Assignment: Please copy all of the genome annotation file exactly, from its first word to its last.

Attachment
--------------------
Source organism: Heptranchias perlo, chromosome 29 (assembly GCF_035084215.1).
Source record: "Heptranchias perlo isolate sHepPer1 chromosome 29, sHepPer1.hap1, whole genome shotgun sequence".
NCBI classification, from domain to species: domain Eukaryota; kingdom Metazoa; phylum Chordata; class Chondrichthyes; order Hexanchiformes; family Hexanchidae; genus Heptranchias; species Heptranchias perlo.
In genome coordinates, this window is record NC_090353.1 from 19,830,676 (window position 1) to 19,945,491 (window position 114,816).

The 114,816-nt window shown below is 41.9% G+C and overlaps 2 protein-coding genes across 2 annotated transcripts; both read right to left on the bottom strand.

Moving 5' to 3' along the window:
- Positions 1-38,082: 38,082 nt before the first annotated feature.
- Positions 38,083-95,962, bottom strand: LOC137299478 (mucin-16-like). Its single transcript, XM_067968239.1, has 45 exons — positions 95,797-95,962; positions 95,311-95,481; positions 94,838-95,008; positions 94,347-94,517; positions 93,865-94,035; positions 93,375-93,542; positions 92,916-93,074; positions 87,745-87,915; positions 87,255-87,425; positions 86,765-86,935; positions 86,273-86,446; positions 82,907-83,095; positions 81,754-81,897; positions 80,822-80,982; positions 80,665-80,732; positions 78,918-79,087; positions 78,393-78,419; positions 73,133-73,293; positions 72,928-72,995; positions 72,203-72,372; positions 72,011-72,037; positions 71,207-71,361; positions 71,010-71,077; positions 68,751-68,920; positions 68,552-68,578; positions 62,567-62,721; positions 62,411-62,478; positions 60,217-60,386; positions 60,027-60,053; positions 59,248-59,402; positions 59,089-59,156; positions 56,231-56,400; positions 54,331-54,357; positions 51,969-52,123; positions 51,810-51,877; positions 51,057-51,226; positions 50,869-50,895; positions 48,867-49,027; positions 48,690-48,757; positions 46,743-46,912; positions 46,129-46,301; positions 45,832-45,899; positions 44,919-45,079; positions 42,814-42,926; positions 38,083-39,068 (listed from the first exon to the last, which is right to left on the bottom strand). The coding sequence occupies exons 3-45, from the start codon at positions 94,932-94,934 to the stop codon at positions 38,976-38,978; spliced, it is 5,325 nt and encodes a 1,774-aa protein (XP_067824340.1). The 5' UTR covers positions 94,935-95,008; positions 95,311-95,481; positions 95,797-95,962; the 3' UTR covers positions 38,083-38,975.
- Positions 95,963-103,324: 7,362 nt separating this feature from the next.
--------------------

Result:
Source organism: Heptranchias perlo, chromosome 29 (assembly GCF_035084215.1).
Source record: "Heptranchias perlo isolate sHepPer1 chromosome 29, sHepPer1.hap1, whole genome shotgun sequence".
NCBI classification, from domain to species: domain Eukaryota; kingdom Metazoa; phylum Chordata; class Chondrichthyes; order Hexanchiformes; family Hexanchidae; genus Heptranchias; species Heptranchias perlo.
In genome coordinates, this window is record NC_090353.1 from 19,830,676 (window position 1) to 19,945,491 (window position 114,816).

The 114,816-nt window shown below is 41.9% G+C and overlaps 2 protein-coding genes across 2 annotated transcripts; both read right to left on the bottom strand.

Moving 5' to 3' along the window:
- Positions 1-38,082: 38,082 nt before the first annotated feature.
- Positions 38,083-95,962, bottom strand: LOC137299478 (mucin-16-like). Its single transcript, XM_067968239.1, has 45 exons — positions 95,797-95,962; positions 95,311-95,481; positions 94,838-95,008; positions 94,347-94,517; positions 93,865-94,035; positions 93,375-93,542; positions 92,916-93,074; positions 87,745-87,915; positions 87,255-87,425; positions 86,765-86,935; positions 86,273-86,446; positions 82,907-83,095; positions 81,754-81,897; positions 80,822-80,982; positions 80,665-80,732; positions 78,918-79,087; positions 78,393-78,419; positions 73,133-73,293; positions 72,928-72,995; positions 72,203-72,372; positions 72,011-72,037; positions 71,207-71,361; positions 71,010-71,077; positions 68,751-68,920; positions 68,552-68,578; positions 62,567-62,721; positions 62,411-62,478; positions 60,217-60,386; positions 60,027-60,053; positions 59,248-59,402; positions 59,089-59,156; positions 56,231-56,400; positions 54,331-54,357; positions 51,969-52,123; positions 51,810-51,877; positions 51,057-51,226; positions 50,869-50,895; positions 48,867-49,027; positions 48,690-48,757; positions 46,743-46,912; positions 46,129-46,301; positions 45,832-45,899; positions 44,919-45,079; positions 42,814-42,926; positions 38,083-39,068 (listed from the first exon to the last, which is right to left on the bottom strand). The coding sequence occupies exons 3-45, from the start codon at positions 94,932-94,934 to the stop codon at positions 38,976-38,978; spliced, it is 5,325 nt and encodes a 1,774-aa protein (XP_067824340.1). The 5' UTR covers positions 94,935-95,008; positions 95,311-95,481; positions 95,797-95,962; the 3' UTR covers positions 38,083-38,975.
- Positions 95,963-103,324: 7,362 nt separating this feature from the next.